Thursday, September 06, 2007

When to plant spider lily bulbs?

John Arbogast

Landscape consultant John Arbogast answers your questions every Thursday. Send questions about your lawn, garden, plants, or insects to:
Dear John
5102 Greenfield St. SW
Roanoke, Va. 24018

Or send an e-mail. Answers will be given only in this column. Please don't send pictures or samples.

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Q: I've become interested in spider lilies. Should I plant the bulbs now, in late summer, or should I wait until the spring?

A: First: How cold are the winters where you live? My answers will be based on a location in USDA hardiness zone 7, which is where Roanoke is located. Sites north of here or higher in the mountains than Roanoke should treat spider lilies as annuals that must be planted each spring. If you plant them in the spring, dig them up and store them indoors at the end of summer.

The common name "spider lily" is used for two different, unrelated bulbous plants. One of them blooms in the spring here in the upper South. It needs to live in the type of boggy environment found in low-lying woodlands, swamps, moist fields and the damp areas along the edges of water gardens. I refer to this as the true spider lily, because its large, fragrant white flowers each have six long, thin petals radiating out from a funnel-shaped center. The petals resemble the long legs of a spider attached to a smaller, round body.

The botanical genus name of this spider lily is Hymenocallis. The bulb survives winter chills in hardiness zones 6 through 10. (Hardiness zone numbers increase as they dip south.) In these zones, you should plant spider lily bulbs outdoors in mid fall.

The other plant also called "red spider lily" carries the name because its bright red September flowers gives it a spidery look. The flowers appear quickly after the plant's stalks emerge from the ground. The botanical genus and species name of this red spider lily is Lycoris radiata. It is typically found in hardiness zones 7 through 10. You can try planting the bulbs of red spider lilies in these hardiness zones two to four weeks after your first fall frost. I can’t find any information on growing these lilies as an annual.

Q: Why can’t I grow vegetables that make fruits or seeds in my sloped, mostly sunny, 20-feet-by-20-feet Roanoke garden spot? I have had disappointing production from what I remember gardeners many years ago calling “the vine vegetables.” I haven't had any luck growing zucchini, yellow crookneck summer squash, pumpkins or numerous varieties of cucumbers (and some of the cucumbers that did grow were small and misshapen). I’ve had poor luck trying to grow garden peas in the spring. Beans have not been prolific. My sweet corn this year has produced pretty well, but all the ears have been small. I have added organic matter to the garden soil and have taken soil tests over the years. We have woods adjacent toand downhill from this garden spot, but I don’t believe that any tree branches hang over the garden. Would you recommend giving up on this particular garden spot?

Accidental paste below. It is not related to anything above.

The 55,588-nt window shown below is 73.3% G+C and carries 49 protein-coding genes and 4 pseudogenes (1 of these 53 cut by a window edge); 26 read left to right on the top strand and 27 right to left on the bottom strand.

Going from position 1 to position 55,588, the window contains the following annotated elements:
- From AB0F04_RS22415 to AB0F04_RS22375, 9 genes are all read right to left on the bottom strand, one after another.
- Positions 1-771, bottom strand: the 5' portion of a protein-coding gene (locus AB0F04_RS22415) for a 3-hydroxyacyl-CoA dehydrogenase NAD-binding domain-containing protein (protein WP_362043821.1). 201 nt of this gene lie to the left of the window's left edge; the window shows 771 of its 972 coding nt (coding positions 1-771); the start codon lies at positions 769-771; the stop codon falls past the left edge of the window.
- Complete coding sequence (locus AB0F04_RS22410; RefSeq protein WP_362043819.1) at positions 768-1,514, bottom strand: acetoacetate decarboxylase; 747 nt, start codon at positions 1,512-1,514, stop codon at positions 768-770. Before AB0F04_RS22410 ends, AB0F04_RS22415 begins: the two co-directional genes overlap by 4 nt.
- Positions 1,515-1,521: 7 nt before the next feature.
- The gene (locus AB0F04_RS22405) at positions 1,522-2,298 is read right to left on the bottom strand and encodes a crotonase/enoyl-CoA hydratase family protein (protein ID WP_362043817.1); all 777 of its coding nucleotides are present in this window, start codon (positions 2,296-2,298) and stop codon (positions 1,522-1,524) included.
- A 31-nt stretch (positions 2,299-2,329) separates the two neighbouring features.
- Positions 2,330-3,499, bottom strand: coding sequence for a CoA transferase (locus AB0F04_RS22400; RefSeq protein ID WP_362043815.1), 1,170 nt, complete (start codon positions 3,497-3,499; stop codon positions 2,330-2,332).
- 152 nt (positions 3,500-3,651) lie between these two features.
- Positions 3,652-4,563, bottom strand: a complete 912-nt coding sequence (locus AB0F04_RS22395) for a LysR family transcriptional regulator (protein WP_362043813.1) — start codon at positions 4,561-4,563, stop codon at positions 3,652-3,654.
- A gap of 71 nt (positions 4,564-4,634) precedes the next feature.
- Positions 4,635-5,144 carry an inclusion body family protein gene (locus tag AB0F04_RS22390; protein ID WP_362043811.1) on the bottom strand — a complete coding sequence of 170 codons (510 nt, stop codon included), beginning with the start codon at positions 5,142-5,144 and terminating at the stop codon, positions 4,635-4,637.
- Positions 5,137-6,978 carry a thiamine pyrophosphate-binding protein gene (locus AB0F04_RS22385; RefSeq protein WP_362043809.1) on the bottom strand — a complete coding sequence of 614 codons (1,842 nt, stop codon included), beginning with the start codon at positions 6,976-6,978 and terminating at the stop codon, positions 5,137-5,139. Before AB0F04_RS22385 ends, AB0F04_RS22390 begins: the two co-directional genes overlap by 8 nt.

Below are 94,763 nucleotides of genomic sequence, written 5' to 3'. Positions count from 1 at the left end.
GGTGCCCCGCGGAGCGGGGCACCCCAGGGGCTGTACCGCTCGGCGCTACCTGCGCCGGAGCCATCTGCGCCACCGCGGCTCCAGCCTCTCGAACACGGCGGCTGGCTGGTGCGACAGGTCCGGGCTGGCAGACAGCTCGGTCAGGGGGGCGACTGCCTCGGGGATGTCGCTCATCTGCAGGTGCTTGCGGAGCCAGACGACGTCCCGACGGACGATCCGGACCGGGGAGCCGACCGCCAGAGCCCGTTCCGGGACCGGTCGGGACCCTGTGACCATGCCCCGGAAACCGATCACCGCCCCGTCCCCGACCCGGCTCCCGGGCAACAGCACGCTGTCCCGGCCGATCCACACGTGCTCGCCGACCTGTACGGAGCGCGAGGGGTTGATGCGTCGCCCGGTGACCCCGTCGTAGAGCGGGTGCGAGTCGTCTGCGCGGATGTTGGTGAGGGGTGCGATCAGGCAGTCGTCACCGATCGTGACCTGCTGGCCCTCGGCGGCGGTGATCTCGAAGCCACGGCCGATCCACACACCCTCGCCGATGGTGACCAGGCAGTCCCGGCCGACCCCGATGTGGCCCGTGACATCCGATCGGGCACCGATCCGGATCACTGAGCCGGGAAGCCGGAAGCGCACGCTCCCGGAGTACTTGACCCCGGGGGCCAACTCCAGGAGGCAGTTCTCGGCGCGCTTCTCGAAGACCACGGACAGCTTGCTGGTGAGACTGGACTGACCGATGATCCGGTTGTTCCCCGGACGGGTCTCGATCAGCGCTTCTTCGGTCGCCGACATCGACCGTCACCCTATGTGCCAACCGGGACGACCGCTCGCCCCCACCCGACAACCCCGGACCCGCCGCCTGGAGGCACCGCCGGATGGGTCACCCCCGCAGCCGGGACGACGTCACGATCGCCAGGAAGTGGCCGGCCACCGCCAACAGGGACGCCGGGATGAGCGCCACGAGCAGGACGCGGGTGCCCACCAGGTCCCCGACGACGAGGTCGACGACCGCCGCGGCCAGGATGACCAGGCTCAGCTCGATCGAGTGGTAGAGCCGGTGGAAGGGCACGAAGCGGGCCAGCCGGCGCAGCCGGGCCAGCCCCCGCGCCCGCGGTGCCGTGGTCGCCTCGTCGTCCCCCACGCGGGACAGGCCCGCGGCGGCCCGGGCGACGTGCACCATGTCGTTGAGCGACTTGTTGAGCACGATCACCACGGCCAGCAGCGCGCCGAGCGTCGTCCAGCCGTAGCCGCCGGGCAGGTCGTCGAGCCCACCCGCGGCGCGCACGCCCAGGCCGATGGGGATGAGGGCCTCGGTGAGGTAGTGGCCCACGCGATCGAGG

A: Let me pick up on some clues. The misshapen cucumbers and low production from your "vine crops" is probably the result of inadequate pollination. These are all vegetables that depend on bees to pollinate their flowers.

The small size of your corn and low production of beans and spring peas are likely caused by inadequate sunshine. The plants are telling you that less sunshine is hitting the site than you think. I would guess that there are other things blocking direct sun from reaching the garden: a house, for instance, or a shed that stands in the way as the summer sun moves in its arch from sunup to sundown.

Insufficient airflow can also be a problem in gardens that are located close to an adjacent barrier: a house, a shed, or, in your case, the woods. This can cause slow seed germination and can disrupt the survival of young garden seedlings because the soil temperature is cool in the spring.

Before you give up on the many years you’ve spent on soil improvement try another year or two of growing only leafy green vegetables and those we grow for their root harvests. These two categories of vegetables don’t require full-day direct sun or abundant pollinators.

Most leafy green and root-producing vegetables are grown as spring and/or fall gardens, since they may bolt to seed or, in the case of radishes, become bitter or strong-tasting in hot weather. Irish potatoes are the notable exception to this generality, since they need a long season from planting in the spring to producing and harvesting in the late summer and fall.

Of course, if your family doesn’t like greens, beets or radishes, the suggestion to give up on summer fruiting vegetables is no good. If you’re like me and use gardening as your horticulture therapy, contact your local food bank to see if they might need spring and fall produce. If that fails, you might have to give up on this garden spot.


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